# How to add non-linear trend line to a scatter plot in R?

I have a scatter plot. How can I add non-linear trend line?

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Do you already have the equation of the trend curve or does adding it include computing its equation from the data? –  whuber Jun 23 '12 at 15:16

Let's create some data.

n <- 100
x <- seq(n)
y <- rnorm(n, 50 + 30 * x^(-0.2), 1)
Data <- data.frame(x, y)


The following shows how you can fit a loess line or the fit of a non-linear regression.

plot(y ~ x, Data)

# fit a loess line
loess_fit <- loess(y ~ x, Data)
lines(Data$x, predict(loess_fit), col = "blue") # fit a non-linear regression nls_fit <- nls(y ~ a + b * x^(-c), Data, start = list(a = 80, b = 20, c = 0.2)) lines(Data$x, predict(nls_fit), col = "red")


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Your question is a bit vague, so I'm going to make some assumptions about what your problem is. It would help a lot if you could put up a scatterplot and describe the data a bit. Please, if I'm making bad assumptions then ignore my answer.

First, it's possible that your data describe some process which you reasonably believe is non-linear. For instance, if you're trying to do regression on the distance for a car to stop with sudden braking vs the speed of the car, physics tells us that the energy of the vehicle is proportional to the square of the velocity - not the velocity itself. So you might want to try polynomial regression in this case, and (in R) you could do something like model <- lm(d ~ poly(v,2),data=dataset). There's a lot of documentation on how to get various non-linearities into the regression model.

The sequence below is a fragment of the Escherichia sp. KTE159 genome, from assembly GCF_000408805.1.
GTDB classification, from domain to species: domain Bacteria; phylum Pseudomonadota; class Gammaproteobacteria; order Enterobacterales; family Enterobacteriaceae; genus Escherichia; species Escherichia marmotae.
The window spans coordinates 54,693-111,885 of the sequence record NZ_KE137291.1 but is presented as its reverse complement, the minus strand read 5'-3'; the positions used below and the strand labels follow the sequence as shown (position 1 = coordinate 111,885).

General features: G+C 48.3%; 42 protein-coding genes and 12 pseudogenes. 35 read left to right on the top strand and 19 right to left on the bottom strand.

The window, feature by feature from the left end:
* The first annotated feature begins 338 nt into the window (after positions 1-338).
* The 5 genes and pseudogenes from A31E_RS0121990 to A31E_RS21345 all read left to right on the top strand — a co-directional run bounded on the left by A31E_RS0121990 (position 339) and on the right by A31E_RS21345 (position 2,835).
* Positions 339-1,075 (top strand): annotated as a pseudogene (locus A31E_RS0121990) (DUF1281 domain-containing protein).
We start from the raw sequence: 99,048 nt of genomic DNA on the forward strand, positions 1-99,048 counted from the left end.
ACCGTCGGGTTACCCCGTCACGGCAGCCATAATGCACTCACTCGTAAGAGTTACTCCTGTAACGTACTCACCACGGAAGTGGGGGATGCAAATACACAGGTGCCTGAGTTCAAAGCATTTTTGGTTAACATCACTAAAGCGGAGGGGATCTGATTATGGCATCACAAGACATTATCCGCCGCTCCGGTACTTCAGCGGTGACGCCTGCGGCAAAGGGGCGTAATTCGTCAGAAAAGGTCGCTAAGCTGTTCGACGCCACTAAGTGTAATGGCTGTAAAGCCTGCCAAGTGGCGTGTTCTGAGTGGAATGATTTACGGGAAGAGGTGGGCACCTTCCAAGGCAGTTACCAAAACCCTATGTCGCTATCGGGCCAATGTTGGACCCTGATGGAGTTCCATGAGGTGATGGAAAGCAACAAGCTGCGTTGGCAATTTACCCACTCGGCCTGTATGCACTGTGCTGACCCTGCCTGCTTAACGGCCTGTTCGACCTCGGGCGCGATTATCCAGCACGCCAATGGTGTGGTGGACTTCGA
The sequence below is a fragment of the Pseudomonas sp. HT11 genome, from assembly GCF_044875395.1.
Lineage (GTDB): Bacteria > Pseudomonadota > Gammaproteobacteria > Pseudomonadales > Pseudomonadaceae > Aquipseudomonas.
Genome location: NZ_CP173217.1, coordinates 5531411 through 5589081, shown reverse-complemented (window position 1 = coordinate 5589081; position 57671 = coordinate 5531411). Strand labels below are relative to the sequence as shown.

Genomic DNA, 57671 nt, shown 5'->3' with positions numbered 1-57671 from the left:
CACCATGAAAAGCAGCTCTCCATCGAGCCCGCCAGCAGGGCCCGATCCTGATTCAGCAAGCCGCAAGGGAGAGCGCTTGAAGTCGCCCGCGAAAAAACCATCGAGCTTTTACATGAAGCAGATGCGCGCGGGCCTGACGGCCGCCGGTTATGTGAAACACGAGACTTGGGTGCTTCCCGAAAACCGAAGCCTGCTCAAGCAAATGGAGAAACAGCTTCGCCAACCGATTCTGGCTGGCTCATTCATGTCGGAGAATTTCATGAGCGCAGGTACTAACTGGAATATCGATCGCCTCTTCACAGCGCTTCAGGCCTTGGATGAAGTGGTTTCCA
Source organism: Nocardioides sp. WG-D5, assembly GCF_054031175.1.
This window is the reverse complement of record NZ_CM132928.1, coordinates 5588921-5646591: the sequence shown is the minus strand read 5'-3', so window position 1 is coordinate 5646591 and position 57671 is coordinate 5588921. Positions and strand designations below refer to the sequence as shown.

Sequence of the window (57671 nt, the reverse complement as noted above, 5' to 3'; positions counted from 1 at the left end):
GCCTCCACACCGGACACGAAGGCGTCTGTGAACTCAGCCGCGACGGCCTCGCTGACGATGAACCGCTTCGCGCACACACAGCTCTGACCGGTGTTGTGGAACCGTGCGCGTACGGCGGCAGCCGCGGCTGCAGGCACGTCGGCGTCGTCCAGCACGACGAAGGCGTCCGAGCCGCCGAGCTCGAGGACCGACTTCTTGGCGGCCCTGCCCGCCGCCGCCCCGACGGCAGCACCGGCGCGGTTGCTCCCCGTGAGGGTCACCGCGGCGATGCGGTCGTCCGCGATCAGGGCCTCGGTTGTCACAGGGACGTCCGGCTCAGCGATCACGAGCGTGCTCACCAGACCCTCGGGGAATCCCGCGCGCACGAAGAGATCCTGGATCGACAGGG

On the other hand, if you've got a line which is "wobbly" and you don't know why it's wobbly, then a good starting point would probably be locally weighted regression, or loess in R. This does linear regression on a small region, as opposed to the whole dataset. It's easiest to imagine a "k nearest-neighbour" version, where to calculate the value of the curve at any point, you find the k points nearest to the point of interest, and average them. Loess is just like that but uses regression instead of a straight average. For this, use model <- loess(y ~ x, data=dataset, span=...), where the span variable controls the degree of smoothing.

On the third hand (running out of hands) - you're talking about trends? Is this a temporal problem? If it is, be a little cautious with over interpreting trend lines and statistical significance. Trends in time series can appear in "autoregressive" processes, and for these processes the randomness of the process can occasionally construct trends out of random noise, and the wrong statistical significance test can tell you it's significant when it's not!

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If you use ggplot2 (the third plotting system, in R, after base R and lattice), this becomes:

library(ggplot2)
ggplot(Data, aes(x,y)) + geom_point() + geom_smooth()


You can choose how the data is smoothed: see ?stat_smooth for details and examples.

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Without knowing exactly what you are looking for, using the lattice package you can easily add a loess curve with type="smooth"; e.g.,
> library(lattice)

See help("panel.loess") for arguments that can be passed to the loess fitting routine in order to change, for instance, the degree of the polynomial to use.